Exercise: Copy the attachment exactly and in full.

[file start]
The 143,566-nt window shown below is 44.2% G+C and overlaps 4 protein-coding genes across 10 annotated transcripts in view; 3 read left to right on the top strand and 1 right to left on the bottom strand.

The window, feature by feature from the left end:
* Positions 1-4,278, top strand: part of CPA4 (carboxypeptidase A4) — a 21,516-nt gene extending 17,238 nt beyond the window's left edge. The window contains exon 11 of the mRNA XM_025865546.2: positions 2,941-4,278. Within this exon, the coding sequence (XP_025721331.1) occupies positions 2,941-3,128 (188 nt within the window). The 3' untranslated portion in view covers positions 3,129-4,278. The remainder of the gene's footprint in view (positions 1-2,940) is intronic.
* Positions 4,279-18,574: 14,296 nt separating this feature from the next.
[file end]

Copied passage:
The 143,566-nt window shown below is 44.2% G+C and overlaps 4 protein-coding genes across 10 annotated transcripts in view; 3 read left to right on the top strand and 1 right to left on the bottom strand.

The window, feature by feature from the left end:
* Positions 1-4,278, top strand: part of CPA4 (carboxypeptidase A4) — a 21,516-nt gene extending 17,238 nt beyond the window's left edge. The window contains exon 11 of the mRNA XM_025865546.2: positions 2,941-4,278. Within this exon, the coding sequence (XP_025721331.1) occupies positions 2,941-3,128 (188 nt within the window). The 3' untranslated portion in view covers positions 3,129-4,278. The remainder of the gene's footprint in view (positions 1-2,940) is intronic.
* Positions 4,279-18,574: 14,296 nt separating this feature from the next.